When a developer is finished with a development issue, it must be tested. People often think the goal of testing should be to find all the errors. Well, it’s not entirely realistic. Actually, it’s impossible! Despite the title of “quality insurance” testers can never really ensure level of quality, nor can they be expected to find all the errors. The real goal of testing should be to improve the software. As at the end of the day we want to minimize the cost of fixing critical bugs after a release, minimize cost of handling customer complaints and pushing a patch in the production. So it is import to understand that Quality Assurance is a process, not a department.

Today there are basically two different components of QA role in FINN. One of which is “QA in a team” and the other one is of a “team without the QA”. The QA role today is often a safety net for many developers and teams. The role involves manual testing in the sprint, regression testing and writing Cucumber tests. In addition this role has some administrative tasks such as being contact person for the Release Manager, participating in the release status meeting, filling out the checklist of early / late shift, contact for Tech Support (E-journal issues), participating in status meetings at Call Center after release, and verifying the patch to production. Everything that’s listed so far is managed also by teams without QA. What we have seen so far, is that a team without QA delivers the same quality as the team with QA in developing an FINN application.

Then comes the question, how do they manage to do it?

They have the same responsibilities as the “QA in a team”, but they have different practices on how they manage the tasks (some have rolling QA role, others have a fixed arrangement but they are NOT dependent on one individual person).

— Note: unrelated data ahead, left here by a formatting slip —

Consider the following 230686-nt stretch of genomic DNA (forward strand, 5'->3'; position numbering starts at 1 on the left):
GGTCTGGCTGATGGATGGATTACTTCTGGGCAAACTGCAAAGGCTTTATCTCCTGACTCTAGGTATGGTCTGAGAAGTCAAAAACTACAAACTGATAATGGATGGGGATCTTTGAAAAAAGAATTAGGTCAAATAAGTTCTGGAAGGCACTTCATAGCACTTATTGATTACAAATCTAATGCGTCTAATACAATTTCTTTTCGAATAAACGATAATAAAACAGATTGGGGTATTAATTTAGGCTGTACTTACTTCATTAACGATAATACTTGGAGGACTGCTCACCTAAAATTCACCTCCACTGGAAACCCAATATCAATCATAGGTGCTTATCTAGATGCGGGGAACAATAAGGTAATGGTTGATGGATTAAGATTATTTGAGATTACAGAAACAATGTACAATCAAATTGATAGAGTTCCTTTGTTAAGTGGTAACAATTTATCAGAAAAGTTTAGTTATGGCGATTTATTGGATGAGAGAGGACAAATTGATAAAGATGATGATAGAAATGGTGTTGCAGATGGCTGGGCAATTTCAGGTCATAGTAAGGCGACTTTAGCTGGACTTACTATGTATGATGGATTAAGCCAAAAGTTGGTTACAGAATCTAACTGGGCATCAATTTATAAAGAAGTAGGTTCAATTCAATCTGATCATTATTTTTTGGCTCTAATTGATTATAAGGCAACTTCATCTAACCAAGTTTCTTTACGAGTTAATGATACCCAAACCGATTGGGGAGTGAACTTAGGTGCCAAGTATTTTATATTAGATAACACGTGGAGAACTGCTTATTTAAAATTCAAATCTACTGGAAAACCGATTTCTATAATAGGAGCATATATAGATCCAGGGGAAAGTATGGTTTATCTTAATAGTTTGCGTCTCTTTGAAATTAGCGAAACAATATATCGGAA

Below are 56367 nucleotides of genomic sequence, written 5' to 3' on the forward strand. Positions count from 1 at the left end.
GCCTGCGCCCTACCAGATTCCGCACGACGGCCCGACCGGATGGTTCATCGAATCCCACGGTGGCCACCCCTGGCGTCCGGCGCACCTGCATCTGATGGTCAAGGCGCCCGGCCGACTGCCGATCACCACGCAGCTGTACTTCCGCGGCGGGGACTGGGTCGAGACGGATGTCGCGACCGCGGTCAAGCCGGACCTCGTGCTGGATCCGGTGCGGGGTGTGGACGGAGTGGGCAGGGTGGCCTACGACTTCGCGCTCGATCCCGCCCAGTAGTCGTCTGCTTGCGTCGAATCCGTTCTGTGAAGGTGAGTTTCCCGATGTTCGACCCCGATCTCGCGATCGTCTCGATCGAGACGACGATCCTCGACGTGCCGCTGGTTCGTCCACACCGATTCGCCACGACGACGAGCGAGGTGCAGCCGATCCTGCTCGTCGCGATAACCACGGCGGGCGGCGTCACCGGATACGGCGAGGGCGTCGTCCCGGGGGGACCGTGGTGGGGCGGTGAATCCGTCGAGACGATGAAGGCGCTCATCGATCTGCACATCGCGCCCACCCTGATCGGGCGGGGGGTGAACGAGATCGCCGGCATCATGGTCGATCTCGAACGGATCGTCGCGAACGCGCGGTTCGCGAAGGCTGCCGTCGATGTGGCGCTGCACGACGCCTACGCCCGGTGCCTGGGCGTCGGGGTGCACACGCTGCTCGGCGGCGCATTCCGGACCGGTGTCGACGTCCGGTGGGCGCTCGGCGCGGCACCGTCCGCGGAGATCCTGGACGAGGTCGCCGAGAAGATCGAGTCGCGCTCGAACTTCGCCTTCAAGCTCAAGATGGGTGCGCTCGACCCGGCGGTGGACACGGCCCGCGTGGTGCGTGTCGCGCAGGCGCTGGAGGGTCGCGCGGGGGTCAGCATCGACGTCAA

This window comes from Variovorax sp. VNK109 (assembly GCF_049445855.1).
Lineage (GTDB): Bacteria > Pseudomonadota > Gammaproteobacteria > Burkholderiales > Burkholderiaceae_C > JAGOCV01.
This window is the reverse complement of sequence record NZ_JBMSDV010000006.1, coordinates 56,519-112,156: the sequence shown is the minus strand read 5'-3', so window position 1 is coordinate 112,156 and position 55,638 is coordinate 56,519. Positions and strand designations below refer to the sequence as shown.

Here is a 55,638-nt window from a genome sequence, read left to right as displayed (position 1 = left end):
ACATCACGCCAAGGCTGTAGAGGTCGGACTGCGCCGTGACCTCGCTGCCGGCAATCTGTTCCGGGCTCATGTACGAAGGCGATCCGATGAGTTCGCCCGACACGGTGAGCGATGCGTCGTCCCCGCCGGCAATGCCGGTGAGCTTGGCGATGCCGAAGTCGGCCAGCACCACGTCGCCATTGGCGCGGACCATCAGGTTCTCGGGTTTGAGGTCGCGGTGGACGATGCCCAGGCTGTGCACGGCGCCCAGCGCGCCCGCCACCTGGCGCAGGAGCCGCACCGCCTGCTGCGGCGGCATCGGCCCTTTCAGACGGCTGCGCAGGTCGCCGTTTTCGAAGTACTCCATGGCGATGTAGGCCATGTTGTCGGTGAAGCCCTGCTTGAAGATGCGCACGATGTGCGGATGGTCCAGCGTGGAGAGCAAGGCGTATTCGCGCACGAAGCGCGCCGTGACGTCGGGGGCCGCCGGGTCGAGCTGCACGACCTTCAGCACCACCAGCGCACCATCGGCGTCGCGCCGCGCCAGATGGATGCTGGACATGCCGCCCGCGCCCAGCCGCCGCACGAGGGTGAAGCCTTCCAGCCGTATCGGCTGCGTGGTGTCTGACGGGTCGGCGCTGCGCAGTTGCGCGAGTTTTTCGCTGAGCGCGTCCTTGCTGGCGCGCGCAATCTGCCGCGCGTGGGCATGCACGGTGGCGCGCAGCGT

If we want to deliver a good quality code, testing must become a central pillar of the development process. When I say the role of QA is dead, but development and testing together provides quality for FINN, by that I mean that the whole team should focus on unit testing, integration testing, system testing and functional testing (as part of the pipeline). This will build and provide quality from top to bottom in the product stack.

Despite back-end test automation, front end problems with web applications are always discovered by human testers, including issues related to browser compatibility or CSS flaws. This can be covered by focusing on exploratory testing, which is also done in a team with no QA.

The QA testers should rather concentrate on the planning of tests within their teams. They should focus on three things.

  1. Attributes: Describes the high level concept testing are meant to ensure performance testing, usable testing, secure testing, accessible testing and so forth.

  2. Components: Define the major code chunks that comprise the product. These are classes, module names and features of the application.

  3. Capabilities: Describes user actions and activities.

We know it very well that we cannot test everything so there is no pointing in investing too much time in documenting everything either? And we know as we start testing things the schedule, the requirements, the architecture etc are going to change. But the greater benefit is that whole team takes the responsibility for the quality, quicker feedback, tests documenting the code and not the least satisfied customers.

Written by Vivek Sharma Test Manager at FINN.no

Tags: quality testing